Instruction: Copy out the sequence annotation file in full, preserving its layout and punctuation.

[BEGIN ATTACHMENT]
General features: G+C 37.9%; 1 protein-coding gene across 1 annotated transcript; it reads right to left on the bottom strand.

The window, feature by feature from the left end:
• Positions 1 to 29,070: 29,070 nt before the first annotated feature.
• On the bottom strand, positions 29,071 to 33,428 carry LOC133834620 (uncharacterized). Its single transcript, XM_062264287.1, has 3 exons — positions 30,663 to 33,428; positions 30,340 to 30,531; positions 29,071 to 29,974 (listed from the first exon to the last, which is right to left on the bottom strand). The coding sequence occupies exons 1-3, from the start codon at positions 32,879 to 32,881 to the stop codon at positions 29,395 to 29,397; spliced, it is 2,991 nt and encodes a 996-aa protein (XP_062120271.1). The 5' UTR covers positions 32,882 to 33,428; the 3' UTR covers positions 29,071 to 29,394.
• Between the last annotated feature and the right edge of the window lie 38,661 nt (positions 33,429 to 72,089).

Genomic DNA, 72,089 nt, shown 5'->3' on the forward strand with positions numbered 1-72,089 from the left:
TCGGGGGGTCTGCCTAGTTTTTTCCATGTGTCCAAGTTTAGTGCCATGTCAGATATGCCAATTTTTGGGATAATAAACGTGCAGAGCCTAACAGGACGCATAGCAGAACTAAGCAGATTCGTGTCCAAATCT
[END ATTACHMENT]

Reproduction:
General features: G+C 37.9%; 1 protein-coding gene across 1 annotated transcript; it reads right to left on the bottom strand.

The window, feature by feature from the left end:
• Positions 1 to 29,070: 29,070 nt before the first annotated feature.
• On the bottom strand, positions 29,071 to 33,428 carry LOC133834620 (uncharacterized). Its single transcript, XM_062264287.1, has 3 exons — positions 30,663 to 33,428; positions 30,340 to 30,531; positions 29,071 to 29,974 (listed from the first exon to the last, which is right to left on the bottom strand). The coding sequence occupies exons 1-3, from the start codon at positions 32,879 to 32,881 to the stop codon at positions 29,395 to 29,397; spliced, it is 2,991 nt and encodes a 996-aa protein (XP_062120271.1). The 5' UTR covers positions 32,882 to 33,428; the 3' UTR covers positions 29,071 to 29,394.
• Between the last annotated feature and the right edge of the window lie 38,661 nt (positions 33,429 to 72,089).

Genomic DNA, 72,089 nt, shown 5'->3' on the forward strand with positions numbered 1-72,089 from the left:
TCGGGGGGTCTGCCTAGTTTTTTCCATGTGTCCAAGTTTAGTGCCATGTCAGATATGCCAATTTTTGGGATAATAAACGTGCAGAGCCTAACAGGACGCATAGCAGAACTAAGCAGATTCGTGTCCAAATCT